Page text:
NM.TV (Nakatsugawa Mura TV)

Nakatsugawa is a small village that is part of Iide Town in Yamagata Prefecture. Like many small towns in Japan, it is struggling to survive. The average age of the 300 plus residents is over 65 years, and there are only a handful of children in the town. nm.tv is an innovative use of digital signage as a community media, and is an experiment in looking at how technology can be useful in a small community. Building sustainable communities is a challenge across Japan, but also in many rural towns in other countries. We hope to establish some best practices that we can share with the world.

Tohoku Student Intern Project

Every March, Ganbatte 365, together with the Canadian Chamber of Commerce in Japan (CCCJ) has brought a group of high school students from Tohoku for a week of home stay and work experience in a Tokyo.

For many of the students, this is their first time to really experience the big city. It’s an eye opening experience that comes at the perfect time as they head into their last year of high school and are really starting to think about their future.

For home stay families and companies too, it’s a great opportunity to connect with Tohoku. Many of our volunteers comment that they feel they get as much out of the program as the students do.


Now in its fifth year, Tomosu Run is an annual 60 km run up the coast of Iwate from Rikuzentakata, through Ofunato, and ending in Kamaishi. These three towns were some of those hardest hit by the 3.11 Tsunami. Tomosu Run is about bringing people together. Neighbouring communities coming together for an event that crosses through towns along the coast. People visiting to participate and meeting locals at the many Aid stations along the run. And of course the participants sharing the run together.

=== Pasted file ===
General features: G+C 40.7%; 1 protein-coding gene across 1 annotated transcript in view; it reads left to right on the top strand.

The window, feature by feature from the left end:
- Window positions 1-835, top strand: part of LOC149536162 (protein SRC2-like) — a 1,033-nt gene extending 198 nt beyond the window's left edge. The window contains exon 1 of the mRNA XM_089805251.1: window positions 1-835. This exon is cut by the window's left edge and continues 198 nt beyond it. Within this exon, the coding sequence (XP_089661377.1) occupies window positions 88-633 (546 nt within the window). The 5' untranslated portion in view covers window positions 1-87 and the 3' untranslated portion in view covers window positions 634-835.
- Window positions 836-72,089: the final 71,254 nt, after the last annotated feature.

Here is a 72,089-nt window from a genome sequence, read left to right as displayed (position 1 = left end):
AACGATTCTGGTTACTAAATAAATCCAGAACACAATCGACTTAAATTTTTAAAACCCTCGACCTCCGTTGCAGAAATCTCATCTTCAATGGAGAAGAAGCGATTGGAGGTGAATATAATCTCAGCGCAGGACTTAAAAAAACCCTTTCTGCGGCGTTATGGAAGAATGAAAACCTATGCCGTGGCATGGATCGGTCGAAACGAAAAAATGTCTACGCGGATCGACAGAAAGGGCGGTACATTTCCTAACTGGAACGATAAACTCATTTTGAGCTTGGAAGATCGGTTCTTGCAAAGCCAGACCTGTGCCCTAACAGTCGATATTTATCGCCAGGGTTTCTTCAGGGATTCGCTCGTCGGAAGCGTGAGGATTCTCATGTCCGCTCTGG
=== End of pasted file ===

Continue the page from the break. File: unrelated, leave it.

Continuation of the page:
Ganbatte TV is an innovative project that looks at how to bring news about NPO activities right to the places where people socialise. By creating dedicated media for information and announcements about NPOs and projects, we can reach an audience that might never hear about these projects.

This was our first attempt at creating community media with a specific goal, in this case to increase awareness of NPO activities. We installed dedicated displays in six locations in the heart of Tokyo, and distributed content to at least another dozen locations.

Much of what we learnt in this project is helping us as we build out nm.tv in Nakatsugawa. We hope to return with a bigger and better Ganbatte TV 2.0 in the near future.

Technokids in Tohoku

Working with Technokids Japan, we brought the Technokids curriculum to Tohoko towns in Miyagi, Iwate and Fukushima prefectures. Kids as young as four years old got hands on experience with PCs while receiving all their instructions in English.

 3.11 Recovery videos

Ganbatte 365 started in those days shortly after 3.11 when the initial outpouring of support for Japan had ebbed and the trickle of news coming out of Japan was decidedly negative, most of it focused on the nuclear disaster in Fukushima. Even in Japan there was a lot of confusion about what was really going on in Tohoku. Obviously, the rest of the world knew even less.

What we saw, though, was an amazing number of NPOs and projects spontaneously forming to handle everything from shovelling mud out of houses to helping people with stress and trauma. Many of these grassroots projects were too busy getting in there and getting stuff done to think about telling the world what they were doing.

We saw our chance to help out on both sides. Getting positive stories of Japan’s reconstruction to the world, and giving much need PR resource to little NPOs and projects.